Dancers are famous (notorious?) for pushing themselves to the limit. We're always trying for more, so it can be difficult to figure out just when, where and—honestly—why we should take time to care for our bodies. The truth is, dancers can put off necessary care if they're afraid it might mean taking a break. So here are seven New Year's health and wellness mantras for a strong, centered 2017 (and 12 more ideas for a year full of breakthroughs).
I will: Cross-train, cross-train, cross-train.
We've said it once, we'll say it again: Cross-training is essential to the longevity of your dance career. But where to begin? First, think about what you actually like to do outside of the studio. Cross-training doesn't have to mean mindless miles on the treadmill and it will be a lot easier to stick with if you enjoy it. Check out these three pros, who found unique methods to spice up their routines.
I will: Listen to pain.
Sprains, strains and fractures are your body's way of forcing you to rest. Never push through the sudden onset of pain, something that feels sharp or cracking, or pain that persists for more than a few days. Resolve to tell your teacher or coach when something hurts, instead of shrugging it off. That kind of communication doesn't mean you're whiny or weak. You're taking responsibility for your own career and training.
I will: Actually go to the doctor.
Trust us, we know how difficult it can be to squeeze in a doctor's appointment when you're already over-scheduled. But your pediatrician can take an objective view of your overall health, noting things that might seem normal for a dancer, but unusual for a pre-teen (tendonitis flare-ups, anyone?). That said, your doc might be totally mystified when it comes to dance. Here are our best tips for speaking "dance" with your MD.
I will: Face my perfectionist tendencies.
Lots of dancers are "type A." We're organized, driven and goal-oriented. Learn to recognize the difference between healthy self-criticism (which helps you grow) and unhealthy perfectionism (which beats you down).
Face it. You may feel like Wonder Woman onstage, but you have to rest like any other mere mortal. That's why it's essential to schedule in some down time. Take a bubble bath, try these relaxing yoga poses, read a new book, catch up with a friend...there are a million ways to thank your body for helping you chase your dance dreams!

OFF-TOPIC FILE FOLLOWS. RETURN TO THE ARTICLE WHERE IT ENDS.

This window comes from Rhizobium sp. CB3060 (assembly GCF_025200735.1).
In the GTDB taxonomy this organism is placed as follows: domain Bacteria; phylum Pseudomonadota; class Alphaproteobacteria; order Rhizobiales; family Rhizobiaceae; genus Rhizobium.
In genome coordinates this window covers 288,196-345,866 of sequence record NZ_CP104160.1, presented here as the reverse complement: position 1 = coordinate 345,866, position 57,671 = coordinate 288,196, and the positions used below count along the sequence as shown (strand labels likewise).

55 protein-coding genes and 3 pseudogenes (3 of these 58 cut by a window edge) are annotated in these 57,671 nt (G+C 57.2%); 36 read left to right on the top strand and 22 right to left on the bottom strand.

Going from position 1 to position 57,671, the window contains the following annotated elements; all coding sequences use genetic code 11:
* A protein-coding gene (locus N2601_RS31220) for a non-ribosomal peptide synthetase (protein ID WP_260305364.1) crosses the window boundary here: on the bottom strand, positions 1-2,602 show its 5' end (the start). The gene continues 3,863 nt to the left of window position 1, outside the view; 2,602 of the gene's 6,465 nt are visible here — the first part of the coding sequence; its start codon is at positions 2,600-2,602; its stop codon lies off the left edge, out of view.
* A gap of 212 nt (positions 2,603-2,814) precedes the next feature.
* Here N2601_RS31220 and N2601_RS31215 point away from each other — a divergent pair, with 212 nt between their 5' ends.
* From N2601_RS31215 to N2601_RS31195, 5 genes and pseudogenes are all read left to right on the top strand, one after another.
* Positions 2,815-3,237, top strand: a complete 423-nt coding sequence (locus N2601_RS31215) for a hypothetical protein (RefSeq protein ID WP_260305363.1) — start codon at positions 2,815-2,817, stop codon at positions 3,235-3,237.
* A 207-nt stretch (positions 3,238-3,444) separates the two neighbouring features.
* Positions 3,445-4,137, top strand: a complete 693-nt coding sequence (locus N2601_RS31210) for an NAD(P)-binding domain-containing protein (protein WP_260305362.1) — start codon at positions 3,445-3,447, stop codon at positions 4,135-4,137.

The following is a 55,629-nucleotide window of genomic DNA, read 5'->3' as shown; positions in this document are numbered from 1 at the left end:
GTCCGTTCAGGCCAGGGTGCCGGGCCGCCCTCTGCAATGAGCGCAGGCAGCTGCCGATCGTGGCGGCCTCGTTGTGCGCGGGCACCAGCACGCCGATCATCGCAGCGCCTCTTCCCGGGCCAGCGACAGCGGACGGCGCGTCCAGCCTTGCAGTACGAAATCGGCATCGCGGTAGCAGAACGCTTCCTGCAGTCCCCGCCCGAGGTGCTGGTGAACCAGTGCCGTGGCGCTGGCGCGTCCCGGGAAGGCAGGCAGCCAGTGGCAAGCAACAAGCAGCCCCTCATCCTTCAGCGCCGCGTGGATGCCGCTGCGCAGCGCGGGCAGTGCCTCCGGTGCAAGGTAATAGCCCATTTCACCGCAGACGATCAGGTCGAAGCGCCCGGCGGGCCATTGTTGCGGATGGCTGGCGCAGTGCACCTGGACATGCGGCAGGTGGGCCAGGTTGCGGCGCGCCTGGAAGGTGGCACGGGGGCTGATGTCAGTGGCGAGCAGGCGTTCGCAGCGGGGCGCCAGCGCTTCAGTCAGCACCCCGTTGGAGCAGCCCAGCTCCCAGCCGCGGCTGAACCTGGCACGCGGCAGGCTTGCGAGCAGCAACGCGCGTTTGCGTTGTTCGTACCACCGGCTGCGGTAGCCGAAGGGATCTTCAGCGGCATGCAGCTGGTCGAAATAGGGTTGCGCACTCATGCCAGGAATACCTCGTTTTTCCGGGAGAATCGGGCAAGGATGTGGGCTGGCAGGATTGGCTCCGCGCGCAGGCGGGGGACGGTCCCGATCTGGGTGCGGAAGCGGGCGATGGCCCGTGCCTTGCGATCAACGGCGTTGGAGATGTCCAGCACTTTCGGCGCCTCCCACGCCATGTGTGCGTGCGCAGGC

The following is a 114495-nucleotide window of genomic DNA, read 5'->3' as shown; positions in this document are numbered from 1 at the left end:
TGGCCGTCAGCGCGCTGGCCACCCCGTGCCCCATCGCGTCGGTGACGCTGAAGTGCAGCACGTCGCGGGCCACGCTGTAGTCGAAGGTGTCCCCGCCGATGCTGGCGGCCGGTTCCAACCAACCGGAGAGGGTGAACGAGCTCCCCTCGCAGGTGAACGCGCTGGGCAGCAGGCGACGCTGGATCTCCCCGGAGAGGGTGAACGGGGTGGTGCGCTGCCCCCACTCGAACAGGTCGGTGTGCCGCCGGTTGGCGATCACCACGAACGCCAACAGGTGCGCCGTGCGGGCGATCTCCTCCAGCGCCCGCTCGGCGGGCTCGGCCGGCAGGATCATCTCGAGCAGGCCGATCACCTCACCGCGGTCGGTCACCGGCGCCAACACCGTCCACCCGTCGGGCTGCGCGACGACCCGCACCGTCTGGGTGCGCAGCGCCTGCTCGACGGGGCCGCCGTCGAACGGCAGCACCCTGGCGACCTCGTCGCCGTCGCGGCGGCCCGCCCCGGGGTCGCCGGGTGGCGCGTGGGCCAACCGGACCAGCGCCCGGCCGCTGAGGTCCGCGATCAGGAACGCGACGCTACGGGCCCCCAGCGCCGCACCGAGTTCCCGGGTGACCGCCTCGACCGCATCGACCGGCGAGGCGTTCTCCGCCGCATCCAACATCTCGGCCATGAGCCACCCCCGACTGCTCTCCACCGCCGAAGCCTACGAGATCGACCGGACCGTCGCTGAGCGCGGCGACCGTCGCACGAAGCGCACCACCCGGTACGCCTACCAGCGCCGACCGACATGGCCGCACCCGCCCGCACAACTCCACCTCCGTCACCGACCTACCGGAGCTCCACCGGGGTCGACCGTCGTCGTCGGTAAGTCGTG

(From left) Darriel Johnakin, Diego Pasillas, and Emma Sutherland (all photos by Erin Baiano)
Dance Spirit's 2019 Cover Model Search finalists: Darriel Johnakin, Diego Pasillas, and Emma Sutherland! One of them will win a spot on Dance Spirit's Fall 2019 cover. Learn more about the dancers on their profile pages, and then vote for your favorite below. You can vote once a day now through July 15.
We also want you to
get social! We'll be factoring social media likes and shares into our final tallies. Be sure to show your favorite finalist some love on Facebook, Instagram, and Twitter, sharing their profile pages and using the hashtag #DanceSpiritCMS.
Isabella Boylston in "The Bright Stream" (Rosalie O'Connor, courtesy American Ballet Theatre)
Beloved by ballet fans for her lucid technique and onstage effervescence, by her Instagram followers for the deftly curated photos and videos she shares of her glamorous life, and by fangirl Jennifer Garner for all of the above, American Ballet Theatre principal Isabella Boylston is one of the rare ballet stars who's achieved mainstream fame. A native of Sun Valley, ID, Boylston trained at the Academy of Colorado Ballet and the Harid Conservatory before joining the ABT Studio Company in 2005. She entered the main company as an apprentice in 2006, and attained principal status in 2014. In addition to her successes with ABT, where she dances nearly every major ballerina role, Boylston has served as artistic director of the annual Ballet Sun Valley Festival, which brings high-level performances and classes to her hometown. And speaking of famous Jennifers: Boylston recently appeared as Jennifer Lawrence's dance double in the film Red Sparrow. Catch her onstage with ABT as Manon, Odette/Odile, and Princess Aurora during the company's Metropolitan Opera House season this summer in NYC. —Margaret Fuhrer